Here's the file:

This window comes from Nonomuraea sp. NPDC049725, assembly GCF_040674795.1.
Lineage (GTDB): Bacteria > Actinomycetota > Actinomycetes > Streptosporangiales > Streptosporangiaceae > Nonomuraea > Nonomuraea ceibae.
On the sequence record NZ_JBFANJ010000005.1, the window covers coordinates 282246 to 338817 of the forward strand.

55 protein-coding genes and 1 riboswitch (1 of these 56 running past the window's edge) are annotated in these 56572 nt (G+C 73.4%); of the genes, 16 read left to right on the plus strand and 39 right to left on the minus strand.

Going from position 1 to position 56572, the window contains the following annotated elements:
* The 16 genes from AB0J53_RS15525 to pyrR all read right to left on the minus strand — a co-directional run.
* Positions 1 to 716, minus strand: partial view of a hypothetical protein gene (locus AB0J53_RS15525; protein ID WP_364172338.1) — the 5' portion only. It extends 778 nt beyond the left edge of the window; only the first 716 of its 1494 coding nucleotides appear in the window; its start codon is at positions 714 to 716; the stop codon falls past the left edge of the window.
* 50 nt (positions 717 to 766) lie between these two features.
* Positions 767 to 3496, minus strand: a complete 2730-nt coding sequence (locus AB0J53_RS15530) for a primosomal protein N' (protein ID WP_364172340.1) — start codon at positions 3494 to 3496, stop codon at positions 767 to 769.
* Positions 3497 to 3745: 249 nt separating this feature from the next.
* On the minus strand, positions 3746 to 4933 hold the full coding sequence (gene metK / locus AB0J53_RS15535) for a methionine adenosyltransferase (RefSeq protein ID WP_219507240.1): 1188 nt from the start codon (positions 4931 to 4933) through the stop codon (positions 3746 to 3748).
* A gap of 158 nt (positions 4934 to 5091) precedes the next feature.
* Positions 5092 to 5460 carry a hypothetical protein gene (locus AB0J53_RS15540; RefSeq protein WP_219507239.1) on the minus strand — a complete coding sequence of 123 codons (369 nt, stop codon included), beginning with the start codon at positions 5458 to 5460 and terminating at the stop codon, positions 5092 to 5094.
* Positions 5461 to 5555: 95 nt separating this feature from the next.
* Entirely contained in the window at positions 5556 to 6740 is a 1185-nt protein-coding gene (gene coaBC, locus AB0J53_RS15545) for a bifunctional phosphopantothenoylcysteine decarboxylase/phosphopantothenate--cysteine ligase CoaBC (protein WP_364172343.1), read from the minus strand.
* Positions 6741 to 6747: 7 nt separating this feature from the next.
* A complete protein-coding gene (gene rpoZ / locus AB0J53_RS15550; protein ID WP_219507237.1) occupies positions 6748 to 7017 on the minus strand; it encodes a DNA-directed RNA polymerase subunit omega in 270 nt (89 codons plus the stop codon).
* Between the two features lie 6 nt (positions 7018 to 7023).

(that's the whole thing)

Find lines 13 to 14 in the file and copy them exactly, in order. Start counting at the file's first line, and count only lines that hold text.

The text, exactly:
* Positions 5092 to 5460 carry a hypothetical protein gene (locus AB0J53_RS15540; RefSeq protein WP_219507239.1) on the minus strand — a complete coding sequence of 123 codons (369 nt, stop codon included), beginning with the start codon at positions 5458 to 5460 and terminating at the stop codon, positions 5092 to 5094.
* Positions 5461 to 5555: 95 nt separating this feature from the next.